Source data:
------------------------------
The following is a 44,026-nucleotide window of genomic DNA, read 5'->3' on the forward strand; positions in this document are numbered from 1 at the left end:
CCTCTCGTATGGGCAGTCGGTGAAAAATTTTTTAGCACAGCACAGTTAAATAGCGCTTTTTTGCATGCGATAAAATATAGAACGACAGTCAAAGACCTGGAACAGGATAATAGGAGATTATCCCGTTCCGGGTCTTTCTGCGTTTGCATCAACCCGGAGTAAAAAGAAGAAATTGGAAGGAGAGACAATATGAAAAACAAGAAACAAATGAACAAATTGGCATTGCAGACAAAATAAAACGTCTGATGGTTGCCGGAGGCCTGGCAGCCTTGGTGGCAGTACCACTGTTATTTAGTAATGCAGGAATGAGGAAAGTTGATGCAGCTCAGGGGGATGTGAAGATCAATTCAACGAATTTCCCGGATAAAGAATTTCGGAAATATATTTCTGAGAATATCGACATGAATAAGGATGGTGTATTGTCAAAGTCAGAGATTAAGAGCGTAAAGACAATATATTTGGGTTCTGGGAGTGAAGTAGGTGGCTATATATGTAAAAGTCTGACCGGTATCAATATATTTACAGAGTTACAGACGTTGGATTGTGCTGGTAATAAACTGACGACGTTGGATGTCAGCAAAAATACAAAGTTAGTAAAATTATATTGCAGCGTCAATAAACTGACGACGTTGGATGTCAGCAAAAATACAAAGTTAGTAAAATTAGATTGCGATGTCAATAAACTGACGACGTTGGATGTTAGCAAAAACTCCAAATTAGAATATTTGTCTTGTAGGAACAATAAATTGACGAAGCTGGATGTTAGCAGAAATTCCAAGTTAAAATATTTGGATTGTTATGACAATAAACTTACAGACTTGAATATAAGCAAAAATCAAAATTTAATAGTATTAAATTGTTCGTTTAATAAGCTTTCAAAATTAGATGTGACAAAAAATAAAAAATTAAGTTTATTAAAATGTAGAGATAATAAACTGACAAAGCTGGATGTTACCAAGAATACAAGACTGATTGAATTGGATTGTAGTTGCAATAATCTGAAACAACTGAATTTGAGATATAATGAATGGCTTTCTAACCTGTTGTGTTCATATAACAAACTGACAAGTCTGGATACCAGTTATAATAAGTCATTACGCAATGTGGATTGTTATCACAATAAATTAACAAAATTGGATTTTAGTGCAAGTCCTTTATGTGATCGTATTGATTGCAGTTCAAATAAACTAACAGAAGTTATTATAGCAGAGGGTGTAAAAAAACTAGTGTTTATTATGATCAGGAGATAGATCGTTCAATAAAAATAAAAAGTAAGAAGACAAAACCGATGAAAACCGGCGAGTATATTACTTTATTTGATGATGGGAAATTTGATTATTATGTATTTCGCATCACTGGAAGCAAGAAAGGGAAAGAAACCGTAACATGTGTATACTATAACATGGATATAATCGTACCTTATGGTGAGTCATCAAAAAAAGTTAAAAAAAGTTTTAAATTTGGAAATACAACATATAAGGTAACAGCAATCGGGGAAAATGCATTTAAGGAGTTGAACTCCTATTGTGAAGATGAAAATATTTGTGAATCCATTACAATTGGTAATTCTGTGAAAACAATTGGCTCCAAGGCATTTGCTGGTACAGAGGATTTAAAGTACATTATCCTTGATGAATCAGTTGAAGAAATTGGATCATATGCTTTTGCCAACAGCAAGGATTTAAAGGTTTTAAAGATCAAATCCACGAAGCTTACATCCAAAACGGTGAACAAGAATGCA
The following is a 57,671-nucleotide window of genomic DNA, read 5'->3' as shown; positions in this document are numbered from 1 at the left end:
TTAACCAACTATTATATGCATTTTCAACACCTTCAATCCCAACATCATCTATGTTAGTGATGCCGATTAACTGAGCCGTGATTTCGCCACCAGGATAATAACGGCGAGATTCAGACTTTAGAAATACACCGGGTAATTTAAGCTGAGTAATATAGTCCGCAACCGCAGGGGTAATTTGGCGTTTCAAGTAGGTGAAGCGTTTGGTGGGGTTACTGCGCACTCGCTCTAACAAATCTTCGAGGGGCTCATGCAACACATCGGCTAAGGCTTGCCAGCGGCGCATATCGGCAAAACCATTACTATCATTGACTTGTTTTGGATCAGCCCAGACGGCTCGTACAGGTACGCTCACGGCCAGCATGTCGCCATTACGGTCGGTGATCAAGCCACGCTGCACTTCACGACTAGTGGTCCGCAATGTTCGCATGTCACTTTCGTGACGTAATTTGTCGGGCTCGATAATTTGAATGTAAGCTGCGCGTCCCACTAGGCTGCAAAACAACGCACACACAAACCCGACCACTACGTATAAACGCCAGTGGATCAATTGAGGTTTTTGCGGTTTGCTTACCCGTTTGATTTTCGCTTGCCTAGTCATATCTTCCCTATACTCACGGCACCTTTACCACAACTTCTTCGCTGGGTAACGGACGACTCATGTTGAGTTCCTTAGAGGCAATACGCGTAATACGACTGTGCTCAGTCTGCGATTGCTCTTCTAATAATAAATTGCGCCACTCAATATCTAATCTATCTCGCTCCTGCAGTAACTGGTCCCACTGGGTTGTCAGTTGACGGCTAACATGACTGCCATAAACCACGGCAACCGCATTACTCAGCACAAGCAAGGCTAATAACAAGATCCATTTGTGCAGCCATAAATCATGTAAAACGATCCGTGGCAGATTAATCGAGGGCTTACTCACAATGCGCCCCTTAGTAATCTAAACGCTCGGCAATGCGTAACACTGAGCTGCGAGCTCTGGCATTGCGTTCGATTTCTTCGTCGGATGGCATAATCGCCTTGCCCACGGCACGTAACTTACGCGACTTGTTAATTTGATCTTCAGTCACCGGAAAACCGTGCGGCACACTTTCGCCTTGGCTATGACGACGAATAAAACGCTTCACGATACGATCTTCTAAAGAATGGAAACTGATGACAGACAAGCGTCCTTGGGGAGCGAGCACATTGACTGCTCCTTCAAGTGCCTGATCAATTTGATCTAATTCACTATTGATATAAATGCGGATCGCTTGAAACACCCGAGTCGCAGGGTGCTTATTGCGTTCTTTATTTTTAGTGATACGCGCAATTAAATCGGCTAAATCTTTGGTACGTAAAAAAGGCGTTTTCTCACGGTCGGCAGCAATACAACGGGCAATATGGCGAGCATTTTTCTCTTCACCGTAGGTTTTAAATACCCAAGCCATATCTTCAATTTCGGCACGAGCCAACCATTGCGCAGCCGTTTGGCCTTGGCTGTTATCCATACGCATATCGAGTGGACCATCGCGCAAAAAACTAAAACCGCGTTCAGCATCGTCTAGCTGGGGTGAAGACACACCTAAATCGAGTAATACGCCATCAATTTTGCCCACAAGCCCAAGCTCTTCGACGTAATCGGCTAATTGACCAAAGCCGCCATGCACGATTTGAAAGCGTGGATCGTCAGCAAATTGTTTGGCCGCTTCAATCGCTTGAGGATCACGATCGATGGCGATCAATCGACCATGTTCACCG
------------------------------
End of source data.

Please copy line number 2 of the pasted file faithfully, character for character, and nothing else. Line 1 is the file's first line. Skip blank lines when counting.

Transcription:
CCTCTCGTATGGGCAGTCGGTGAAAAATTTTTTAGCACAGCACAGTTAAATAGCGCTTTTTTGCATGCGATAAAATATAGAACGACAGTCAAAGACCTGGAACAGGATAATAGGAGATTATCCCGTTCCGGGTCTTTCTGCGTTTGCATCAACCCGGAGTAAAAAGAAGAAATTGGAAGGAGAGACAATATGAAAAACAAGAAACAAATGAACAAATTGGCATTGCAGACAAAATAAAACGTCTGATGGTTGCCGGAGGCCTGGCAGCCTTGGTGGCAGTACCACTGTTATTTAGTAATGCAGGAATGAGGAAAGTTGATGCAGCTCAGGGGGATGTGAAGATCAATTCAACGAATTTCCCGGATAAAGAATTTCGGAAATATATTTCTGAGAATATCGACATGAATAAGGATGGTGTATTGTCAAAGTCAGAGATTAAGAGCGTAAAGACAATATATTTGGGTTCTGGGAGTGAAGTAGGTGGCTATATATGTAAAAGTCTGACCGGTATCAATATATTTACAGAGTTACAGACGTTGGATTGTGCTGGTAATAAACTGACGACGTTGGATGTCAGCAAAAATACAAAGTTAGTAAAATTATATTGCAGCGTCAATAAACTGACGACGTTGGATGTCAGCAAAAATACAAAGTTAGTAAAATTAGATTGCGATGTCAATAAACTGACGACGTTGGATGTTAGCAAAAACTCCAAATTAGAATATTTGTCTTGTAGGAACAATAAATTGACGAAGCTGGATGTTAGCAGAAATTCCAAGTTAAAATATTTGGATTGTTATGACAATAAACTTACAGACTTGAATATAAGCAAAAATCAAAATTTAATAGTATTAAATTGTTCGTTTAATAAGCTTTCAAAATTAGATGTGACAAAAAATAAAAAATTAAGTTTATTAAAATGTAGAGATAATAAACTGACAAAGCTGGATGTTACCAAGAATACAAGACTGATTGAATTGGATTGTAGTTGCAATAATCTGAAACAACTGAATTTGAGATATAATGAATGGCTTTCTAACCTGTTGTGTTCATATAACAAACTGACAAGTCTGGATACCAGTTATAATAAGTCATTACGCAATGTGGATTGTTATCACAATAAATTAACAAAATTGGATTTTAGTGCAAGTCCTTTATGTGATCGTATTGATTGCAGTTCAAATAAACTAACAGAAGTTATTATAGCAGAGGGTGTAAAAAAACTAGTGTTTATTATGATCAGGAGATAGATCGTTCAATAAAAATAAAAAGTAAGAAGACAAAACCGATGAAAACCGGCGAGTATATTACTTTATTTGATGATGGGAAATTTGATTATTATGTATTTCGCATCACTGGAAGCAAGAAAGGGAAAGAAACCGTAACATGTGTATACTATAACATGGATATAATCGTACCTTATGGTGAGTCATCAAAAAAAGTTAAAAAAAGTTTTAAATTTGGAAATACAACATATAAGGTAACAGCAATCGGGGAAAATGCATTTAAGGAGTTGAACTCCTATTGTGAAGATGAAAATATTTGTGAATCCATTACAATTGGTAATTCTGTGAAAACAATTGGCTCCAAGGCATTTGCTGGTACAGAGGATTTAAAGTACATTATCCTTGATGAATCAGTTGAAGAAATTGGATCATATGCTTTTGCCAACAGCAAGGATTTAAAGGTTTTAAAGATCAAATCCACGAAGCTTACATCCAAAACGGTGAACAAGAATGCA